• Any Hallmark movie which isn’t an adaption of a classic novel of some sort. Supernova is probably the worst as the script seems to forget that the scientists can’t save anyone as they can’t do shit about the sun, only accurately predict whether it will kill anyone. Also, it was clearly given a list-minute rewrite to change the setting from the US to Australia, with no adjustments made for the fact Australia has no president or death penalty. Add a serial killer plot that has nothing to do with the sun plot, some subtle racism and the fact that most of the actors seem to be unsure what accent they are supposed to do and you have the makings of a camp classic.

  • “Metalstorm: The Destruction of Jared Syn” It’s on Netflix streaming right now I believe. It is the worst film I ever paid money to see. Then again, it was running against “Jaws 3: in 3D” so it could easily have been that movie instead. Both unintentionally hilarious.

  • postman

    Undeafeatable. It’s a classic.

  • slc1

    The consensus over at IMDB (where it got a 4.0 rating) is that the movie is best described as so bad it’s good.

  • Tommy Wiseau’s bizarre masterpiece “The Room”. What is supposed to be a tense, tearjerker drama about a man who is betrayed by his fiancee and best friend turns into…The Room. It’s like an alien who who knew what human emotions were but didn’t understand them tried to make a movie. With three sex scenes in the first half hour, one of which is clearly just the first sex scene with slightly different camera angles thrown in.

    Also, Tommy Wiseau (the writer/director/producer/star)seems to have over half his dialogue redone in post production. This applies to the special features as well as the movie, where he’s looped while just sitting in a chair talking to the camera. It. Is. Glorious.

  • shadowwalkyr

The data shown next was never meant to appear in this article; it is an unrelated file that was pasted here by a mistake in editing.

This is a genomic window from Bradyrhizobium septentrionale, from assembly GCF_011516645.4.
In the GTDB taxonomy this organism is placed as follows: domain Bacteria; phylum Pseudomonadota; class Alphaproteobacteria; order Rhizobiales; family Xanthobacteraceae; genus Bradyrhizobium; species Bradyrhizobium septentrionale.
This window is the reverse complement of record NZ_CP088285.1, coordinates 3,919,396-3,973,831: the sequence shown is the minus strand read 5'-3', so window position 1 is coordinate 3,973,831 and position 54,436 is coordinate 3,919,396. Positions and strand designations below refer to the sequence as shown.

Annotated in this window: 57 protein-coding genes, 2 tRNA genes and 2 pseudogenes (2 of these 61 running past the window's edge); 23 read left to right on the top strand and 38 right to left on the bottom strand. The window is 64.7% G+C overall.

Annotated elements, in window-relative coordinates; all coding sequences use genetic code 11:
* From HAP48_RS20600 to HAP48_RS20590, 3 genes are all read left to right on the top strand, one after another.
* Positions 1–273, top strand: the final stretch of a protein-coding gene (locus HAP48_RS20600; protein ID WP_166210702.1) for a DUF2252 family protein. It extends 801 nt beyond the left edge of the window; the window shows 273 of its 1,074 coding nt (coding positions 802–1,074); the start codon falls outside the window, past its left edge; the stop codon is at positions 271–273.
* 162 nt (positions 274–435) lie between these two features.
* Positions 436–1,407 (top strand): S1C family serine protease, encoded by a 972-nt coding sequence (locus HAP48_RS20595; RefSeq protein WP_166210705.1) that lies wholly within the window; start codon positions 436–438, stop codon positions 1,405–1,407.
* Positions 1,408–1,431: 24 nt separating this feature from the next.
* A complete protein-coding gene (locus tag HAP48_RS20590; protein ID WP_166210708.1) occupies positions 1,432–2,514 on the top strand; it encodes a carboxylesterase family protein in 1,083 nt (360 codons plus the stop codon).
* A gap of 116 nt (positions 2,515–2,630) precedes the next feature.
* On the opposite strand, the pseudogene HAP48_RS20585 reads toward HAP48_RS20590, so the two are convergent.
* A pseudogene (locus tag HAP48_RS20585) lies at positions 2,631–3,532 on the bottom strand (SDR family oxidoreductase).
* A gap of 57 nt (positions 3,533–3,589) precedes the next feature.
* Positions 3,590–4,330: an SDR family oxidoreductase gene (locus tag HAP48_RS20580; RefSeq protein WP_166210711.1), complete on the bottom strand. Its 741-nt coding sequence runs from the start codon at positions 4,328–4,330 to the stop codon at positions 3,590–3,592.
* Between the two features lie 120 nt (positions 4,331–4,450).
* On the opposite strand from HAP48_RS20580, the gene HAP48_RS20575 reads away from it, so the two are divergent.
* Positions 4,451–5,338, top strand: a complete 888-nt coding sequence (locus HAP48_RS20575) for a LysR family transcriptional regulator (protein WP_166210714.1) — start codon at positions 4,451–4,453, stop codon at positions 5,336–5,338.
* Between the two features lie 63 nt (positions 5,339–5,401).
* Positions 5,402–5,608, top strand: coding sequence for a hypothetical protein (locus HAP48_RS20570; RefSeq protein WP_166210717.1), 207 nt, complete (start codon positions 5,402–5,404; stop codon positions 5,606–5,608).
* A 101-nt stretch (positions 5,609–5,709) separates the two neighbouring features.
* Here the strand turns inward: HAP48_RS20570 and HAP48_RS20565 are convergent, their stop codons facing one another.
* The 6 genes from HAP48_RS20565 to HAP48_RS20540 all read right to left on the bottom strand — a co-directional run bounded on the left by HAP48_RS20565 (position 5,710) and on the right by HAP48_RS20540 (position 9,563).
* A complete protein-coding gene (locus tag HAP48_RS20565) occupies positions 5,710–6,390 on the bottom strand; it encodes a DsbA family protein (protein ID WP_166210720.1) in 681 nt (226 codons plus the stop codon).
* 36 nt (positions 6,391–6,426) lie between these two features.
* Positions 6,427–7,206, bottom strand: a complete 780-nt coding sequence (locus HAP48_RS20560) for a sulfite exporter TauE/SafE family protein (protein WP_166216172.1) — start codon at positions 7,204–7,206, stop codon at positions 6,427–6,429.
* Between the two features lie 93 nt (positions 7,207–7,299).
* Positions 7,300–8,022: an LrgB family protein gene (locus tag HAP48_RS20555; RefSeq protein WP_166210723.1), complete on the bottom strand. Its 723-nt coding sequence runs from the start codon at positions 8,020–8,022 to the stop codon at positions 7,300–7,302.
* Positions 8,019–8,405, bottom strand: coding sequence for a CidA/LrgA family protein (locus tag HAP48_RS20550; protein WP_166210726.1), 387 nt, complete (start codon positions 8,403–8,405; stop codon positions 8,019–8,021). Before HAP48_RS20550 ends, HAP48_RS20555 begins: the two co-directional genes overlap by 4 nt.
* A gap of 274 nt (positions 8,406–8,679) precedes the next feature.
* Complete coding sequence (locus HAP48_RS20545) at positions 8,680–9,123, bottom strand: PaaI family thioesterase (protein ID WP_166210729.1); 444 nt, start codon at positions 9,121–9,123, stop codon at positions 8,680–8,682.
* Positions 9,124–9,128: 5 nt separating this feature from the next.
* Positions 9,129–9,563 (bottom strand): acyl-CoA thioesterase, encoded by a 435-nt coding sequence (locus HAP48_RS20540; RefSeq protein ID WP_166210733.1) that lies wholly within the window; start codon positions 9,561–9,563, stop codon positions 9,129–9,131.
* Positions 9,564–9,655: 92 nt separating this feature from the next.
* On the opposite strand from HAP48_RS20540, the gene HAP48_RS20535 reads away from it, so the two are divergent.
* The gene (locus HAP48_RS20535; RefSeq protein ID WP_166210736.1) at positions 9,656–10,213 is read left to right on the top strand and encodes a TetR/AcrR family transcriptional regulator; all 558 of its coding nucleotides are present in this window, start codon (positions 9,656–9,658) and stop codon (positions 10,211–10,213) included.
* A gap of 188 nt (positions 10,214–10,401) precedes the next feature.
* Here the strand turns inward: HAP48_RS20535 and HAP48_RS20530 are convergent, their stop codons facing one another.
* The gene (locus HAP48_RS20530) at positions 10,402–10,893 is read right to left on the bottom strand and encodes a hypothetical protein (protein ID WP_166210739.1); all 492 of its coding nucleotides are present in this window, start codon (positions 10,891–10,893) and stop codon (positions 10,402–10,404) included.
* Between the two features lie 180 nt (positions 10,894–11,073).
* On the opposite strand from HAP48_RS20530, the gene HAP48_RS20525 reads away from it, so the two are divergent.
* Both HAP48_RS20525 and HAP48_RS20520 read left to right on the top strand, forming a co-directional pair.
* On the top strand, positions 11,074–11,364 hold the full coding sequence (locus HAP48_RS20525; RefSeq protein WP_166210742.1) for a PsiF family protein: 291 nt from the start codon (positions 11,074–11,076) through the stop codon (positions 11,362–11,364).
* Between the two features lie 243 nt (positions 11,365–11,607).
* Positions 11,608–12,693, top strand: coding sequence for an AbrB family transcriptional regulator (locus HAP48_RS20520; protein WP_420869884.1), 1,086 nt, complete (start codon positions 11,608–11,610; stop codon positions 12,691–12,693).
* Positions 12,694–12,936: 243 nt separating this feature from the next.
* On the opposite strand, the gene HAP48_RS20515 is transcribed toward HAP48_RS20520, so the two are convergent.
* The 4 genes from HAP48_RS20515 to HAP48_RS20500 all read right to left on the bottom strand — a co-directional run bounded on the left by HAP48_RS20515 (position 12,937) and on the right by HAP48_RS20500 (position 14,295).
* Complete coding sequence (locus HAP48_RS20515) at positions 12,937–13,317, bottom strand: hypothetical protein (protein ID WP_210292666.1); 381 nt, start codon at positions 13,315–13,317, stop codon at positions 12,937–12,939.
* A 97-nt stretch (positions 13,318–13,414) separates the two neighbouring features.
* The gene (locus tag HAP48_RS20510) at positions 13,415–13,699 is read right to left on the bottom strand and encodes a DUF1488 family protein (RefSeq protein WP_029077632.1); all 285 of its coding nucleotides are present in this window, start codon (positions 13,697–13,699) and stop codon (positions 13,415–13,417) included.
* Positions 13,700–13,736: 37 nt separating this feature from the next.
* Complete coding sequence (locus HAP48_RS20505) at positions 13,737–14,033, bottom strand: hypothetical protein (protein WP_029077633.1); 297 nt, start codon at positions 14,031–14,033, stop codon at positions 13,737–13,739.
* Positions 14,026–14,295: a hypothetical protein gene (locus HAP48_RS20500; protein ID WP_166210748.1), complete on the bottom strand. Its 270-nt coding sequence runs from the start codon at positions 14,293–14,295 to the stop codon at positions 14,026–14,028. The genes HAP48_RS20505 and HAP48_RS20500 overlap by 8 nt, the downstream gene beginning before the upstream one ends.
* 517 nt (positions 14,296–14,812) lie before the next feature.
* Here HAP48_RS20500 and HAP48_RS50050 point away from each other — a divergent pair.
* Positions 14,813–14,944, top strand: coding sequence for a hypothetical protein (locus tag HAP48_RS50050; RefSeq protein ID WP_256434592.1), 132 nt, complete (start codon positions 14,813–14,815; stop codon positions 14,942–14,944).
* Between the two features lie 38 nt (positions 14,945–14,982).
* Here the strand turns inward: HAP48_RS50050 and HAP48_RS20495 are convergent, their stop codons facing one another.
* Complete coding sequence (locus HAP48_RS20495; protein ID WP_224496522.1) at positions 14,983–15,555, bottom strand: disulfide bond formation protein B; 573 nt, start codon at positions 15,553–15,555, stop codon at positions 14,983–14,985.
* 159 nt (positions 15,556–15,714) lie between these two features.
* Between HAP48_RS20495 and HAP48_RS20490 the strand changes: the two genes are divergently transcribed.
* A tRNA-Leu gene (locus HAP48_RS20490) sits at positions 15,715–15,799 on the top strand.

The Warrior and the Sorceress. A fantasy remake of Yojimbo gone horribly, entertainingly wrong.

  • brucegee1962

    OK, perhaps I’m a terrible person, but I remember really liking “The Last Dragon” back in college. I think the coolest thing that it did deliberately was making everyone’s racial identity entirely a matter of choice, not something you’re born with. So the hero is black, but walks around in a Chinese outfit and a coolie hat — but when he goes to Chinatown, all the guys there are breakdancing. His father runs a an Italian restaurant (“Move-a your feets-a to Papa Green’s Pizza.” How the heck does something like that lie around in my memory for 25+ years?)

    Yeah, the martial arts was dumb and formulaic, but that one part of the movie stuck with me as something I hadn’t seen before — an interesting world to live in.

  • Don’t be bad mouthing Shonuff! The Shogun of Harlem!

  • I cheated and went to Rotten Tomatoes. Not surprisingly, they have a list of 25 Movies So Bad They’re Unmissable. It’s kind of embarassing, just how many of these I’ve seen: “Battlefield Earth”, “Plan 9 From Outer Space”, “Road House” (the 1989 Patrick Swayze one), “Troll 2”, “Batman & Robin” and “Mommie Dearest”.

  • Tâlib Alttaawiil (طالب التاويل)


    ‘the room’ changed my life.

  • dean

    The most recent Indiana Jones movie has to be included.

    Would Attack of the Killer Tomatoes qualify?

    On the intentionally so bad it is great end: amazon women on the moon

  • jeremydiamond

    I love The Room, but I my favorite is Troll 2. Always.

    Honorable mention to Icebreaker, which is a must-see if you like to ski or snowboard. Some absolutely immortal sequences and lines in that one.